feed discovery, the blogosphere, and Sage

Feed discovery is becoming a hot topic with Sage as we move toward our next release. This feels like uncharted territory and I want to try and highlight some of the options and their tradeoffs.

Discovery is an important component of the aggregator usability equation and an significant opportunity for Sage as its browser integration gives us the ability to do this well. The goal here is to allow users to find and subscribe to new feeds in the most effortless manner possible. I'm going to suggest that there are two complimentary approaches to feed discovery, a lightweight and a heavyweight technique.

At this point in the game, doing feed discovery is something of a black art. There is an accepted method for explicitly associating feeds with HTML documents, but it has yet to spread to the far reaches of the blogosphere and there are a good number of sites that don't make use of it. This is where discovery gets tricky. Without an explicit feed declaration, the only option is to scan through any links present in the HTML document trying to determine which of those might be pointing to a valid feed. There is no feed URL naming convention, so these links can look like anything. Sometimes they're obvious, sometimes they're indistinguishable from other links in the document.

The heavyweight approach is to cover all the bases by checking for explicit feed declarations as well as scan the document identifying feed links in the case that there are no explicit feeds. This is what happens in Sage when you click the 'Discover Feeds' icon. All potential links are probed, meta data is collected for those that turn out to be valid feeds, and the results are ranked by relevance and displayed to the user. The benefit to this approach is the quality of the output, if there's a feed to be found, we'll probably get it. The downside is that it's expensive. It takes network bandwidth and CPU cycles to probe the links in a document and this means you won't get instant results. It also means it would be difficult to perform automatically in the background as the user browses.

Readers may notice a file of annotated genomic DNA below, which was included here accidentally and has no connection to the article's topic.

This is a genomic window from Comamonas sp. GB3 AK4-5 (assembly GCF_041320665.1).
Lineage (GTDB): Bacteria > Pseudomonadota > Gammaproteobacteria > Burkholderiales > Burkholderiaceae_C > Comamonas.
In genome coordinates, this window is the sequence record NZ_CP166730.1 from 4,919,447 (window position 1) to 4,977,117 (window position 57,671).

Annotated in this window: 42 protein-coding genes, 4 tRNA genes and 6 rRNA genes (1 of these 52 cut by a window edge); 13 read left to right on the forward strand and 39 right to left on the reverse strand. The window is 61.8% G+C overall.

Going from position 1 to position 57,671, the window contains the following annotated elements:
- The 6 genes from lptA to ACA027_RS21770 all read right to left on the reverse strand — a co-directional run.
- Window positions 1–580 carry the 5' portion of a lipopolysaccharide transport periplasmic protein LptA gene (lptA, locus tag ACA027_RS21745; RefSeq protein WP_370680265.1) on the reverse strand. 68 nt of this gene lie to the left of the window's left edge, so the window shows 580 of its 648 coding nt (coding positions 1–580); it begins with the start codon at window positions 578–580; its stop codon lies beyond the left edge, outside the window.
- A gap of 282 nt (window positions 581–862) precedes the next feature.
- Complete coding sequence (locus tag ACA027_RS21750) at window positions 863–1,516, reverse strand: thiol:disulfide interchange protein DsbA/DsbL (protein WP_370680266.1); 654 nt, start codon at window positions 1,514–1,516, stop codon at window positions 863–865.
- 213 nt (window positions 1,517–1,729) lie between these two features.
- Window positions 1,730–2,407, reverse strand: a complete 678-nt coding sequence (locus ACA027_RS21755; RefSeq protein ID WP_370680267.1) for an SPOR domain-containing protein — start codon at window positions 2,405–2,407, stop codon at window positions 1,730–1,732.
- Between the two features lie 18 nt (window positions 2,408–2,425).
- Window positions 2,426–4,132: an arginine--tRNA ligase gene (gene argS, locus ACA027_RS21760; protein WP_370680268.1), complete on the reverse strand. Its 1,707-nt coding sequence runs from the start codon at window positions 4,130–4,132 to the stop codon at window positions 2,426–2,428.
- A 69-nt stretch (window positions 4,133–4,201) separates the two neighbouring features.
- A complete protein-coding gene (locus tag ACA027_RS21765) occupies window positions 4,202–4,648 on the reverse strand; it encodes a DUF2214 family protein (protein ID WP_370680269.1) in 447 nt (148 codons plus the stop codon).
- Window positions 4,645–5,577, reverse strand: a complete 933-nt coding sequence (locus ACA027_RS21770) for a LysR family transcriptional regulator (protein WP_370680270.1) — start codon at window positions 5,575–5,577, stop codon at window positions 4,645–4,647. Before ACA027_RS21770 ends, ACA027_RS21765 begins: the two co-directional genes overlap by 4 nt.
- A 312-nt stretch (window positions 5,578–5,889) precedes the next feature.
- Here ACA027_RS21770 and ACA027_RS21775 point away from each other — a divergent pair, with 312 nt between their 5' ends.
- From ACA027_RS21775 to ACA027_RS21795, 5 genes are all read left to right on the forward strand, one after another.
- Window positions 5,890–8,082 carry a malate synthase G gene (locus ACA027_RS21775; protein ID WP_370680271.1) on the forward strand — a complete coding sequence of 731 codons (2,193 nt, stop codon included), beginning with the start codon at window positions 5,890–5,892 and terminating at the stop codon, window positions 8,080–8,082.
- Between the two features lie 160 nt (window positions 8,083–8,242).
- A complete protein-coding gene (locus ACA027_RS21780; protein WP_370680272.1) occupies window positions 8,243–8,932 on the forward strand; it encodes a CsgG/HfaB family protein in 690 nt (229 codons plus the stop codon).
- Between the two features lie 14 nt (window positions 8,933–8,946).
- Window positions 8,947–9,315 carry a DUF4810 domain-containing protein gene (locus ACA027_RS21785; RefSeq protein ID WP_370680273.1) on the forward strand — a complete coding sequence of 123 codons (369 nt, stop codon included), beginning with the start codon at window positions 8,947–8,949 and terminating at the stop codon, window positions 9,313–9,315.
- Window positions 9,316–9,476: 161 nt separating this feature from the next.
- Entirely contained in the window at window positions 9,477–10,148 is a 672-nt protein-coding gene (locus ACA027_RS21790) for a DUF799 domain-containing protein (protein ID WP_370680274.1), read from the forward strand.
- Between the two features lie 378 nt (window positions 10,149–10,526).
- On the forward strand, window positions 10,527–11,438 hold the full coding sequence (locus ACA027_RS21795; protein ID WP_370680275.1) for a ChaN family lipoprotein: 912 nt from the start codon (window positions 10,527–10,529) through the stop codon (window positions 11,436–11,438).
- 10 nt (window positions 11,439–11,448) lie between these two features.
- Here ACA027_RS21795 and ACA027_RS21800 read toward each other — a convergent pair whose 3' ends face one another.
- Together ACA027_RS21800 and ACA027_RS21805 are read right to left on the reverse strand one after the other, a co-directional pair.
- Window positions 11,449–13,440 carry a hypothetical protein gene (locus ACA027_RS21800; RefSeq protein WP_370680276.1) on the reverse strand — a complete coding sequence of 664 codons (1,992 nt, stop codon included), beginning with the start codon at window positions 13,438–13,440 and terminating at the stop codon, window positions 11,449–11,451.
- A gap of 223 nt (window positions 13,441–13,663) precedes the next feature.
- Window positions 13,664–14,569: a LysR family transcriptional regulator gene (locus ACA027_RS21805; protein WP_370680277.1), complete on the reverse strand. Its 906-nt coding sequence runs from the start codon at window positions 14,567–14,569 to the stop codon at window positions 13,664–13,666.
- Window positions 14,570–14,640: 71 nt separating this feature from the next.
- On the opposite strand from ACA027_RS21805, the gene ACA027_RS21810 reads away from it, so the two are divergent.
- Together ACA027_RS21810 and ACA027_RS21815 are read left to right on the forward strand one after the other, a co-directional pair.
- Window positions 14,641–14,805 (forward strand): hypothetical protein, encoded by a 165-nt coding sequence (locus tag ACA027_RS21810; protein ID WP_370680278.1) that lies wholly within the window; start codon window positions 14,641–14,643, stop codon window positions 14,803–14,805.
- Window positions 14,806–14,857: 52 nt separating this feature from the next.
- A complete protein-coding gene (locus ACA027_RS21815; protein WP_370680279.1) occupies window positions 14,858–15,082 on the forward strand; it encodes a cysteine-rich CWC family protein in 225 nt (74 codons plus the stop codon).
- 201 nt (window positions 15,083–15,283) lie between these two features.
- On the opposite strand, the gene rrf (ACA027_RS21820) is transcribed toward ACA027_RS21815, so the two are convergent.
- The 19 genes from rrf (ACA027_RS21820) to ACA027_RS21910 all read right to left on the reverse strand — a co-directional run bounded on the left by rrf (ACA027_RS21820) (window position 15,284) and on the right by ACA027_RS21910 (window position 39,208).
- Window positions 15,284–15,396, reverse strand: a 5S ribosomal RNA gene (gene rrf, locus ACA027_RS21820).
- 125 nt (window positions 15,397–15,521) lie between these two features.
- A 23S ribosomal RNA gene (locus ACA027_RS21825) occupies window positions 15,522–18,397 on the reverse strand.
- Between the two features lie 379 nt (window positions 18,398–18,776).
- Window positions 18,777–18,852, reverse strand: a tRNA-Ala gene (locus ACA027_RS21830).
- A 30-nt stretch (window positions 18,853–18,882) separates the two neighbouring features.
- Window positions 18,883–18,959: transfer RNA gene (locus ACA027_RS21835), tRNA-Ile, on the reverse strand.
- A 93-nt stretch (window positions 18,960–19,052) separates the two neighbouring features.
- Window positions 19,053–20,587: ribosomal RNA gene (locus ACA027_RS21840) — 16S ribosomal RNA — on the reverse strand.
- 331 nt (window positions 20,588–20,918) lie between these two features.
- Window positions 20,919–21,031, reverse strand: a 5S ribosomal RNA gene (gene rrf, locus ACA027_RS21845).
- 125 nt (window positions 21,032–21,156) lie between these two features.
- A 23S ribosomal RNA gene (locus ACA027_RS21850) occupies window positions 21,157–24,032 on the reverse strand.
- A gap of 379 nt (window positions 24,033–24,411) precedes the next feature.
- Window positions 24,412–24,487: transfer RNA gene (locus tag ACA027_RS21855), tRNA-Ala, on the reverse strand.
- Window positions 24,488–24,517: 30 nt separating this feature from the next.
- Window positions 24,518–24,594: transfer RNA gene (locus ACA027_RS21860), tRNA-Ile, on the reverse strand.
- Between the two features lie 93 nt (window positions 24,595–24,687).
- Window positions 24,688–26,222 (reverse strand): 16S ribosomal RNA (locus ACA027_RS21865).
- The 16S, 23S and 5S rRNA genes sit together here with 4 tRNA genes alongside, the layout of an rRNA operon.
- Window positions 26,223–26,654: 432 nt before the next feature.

The lightweight approach doesn't scan the document body for links to probe, but looks only in the <head> section for explicit feed declarations. If these are found, great, you've got some URL's that probably lead to valid feeds and enough meta data for the user to choose between them. This method is inexpensive and can quickly be done at the users request or in the background as they browse from page to page a la Firefox 1.0 Livemarks and Safari RSS. The downside is that it will come up empty handed on any site that doesn't explicitly list its feeds.

For now, I think the answer may be to make use of both methods, a lightweight discovery process running in the background during regular browsing, and a heavyweight catch-all mechanism available at the user's request. Lucky us, it appears that we're being given that lightweight process with the new Livemarks functionality in Firefox 1.0. In the interim, we should be able to piggyback on this feature, giving users access to automatic feed discovery.

September 15, 2004 @ 7:27 PM | Category: Technology


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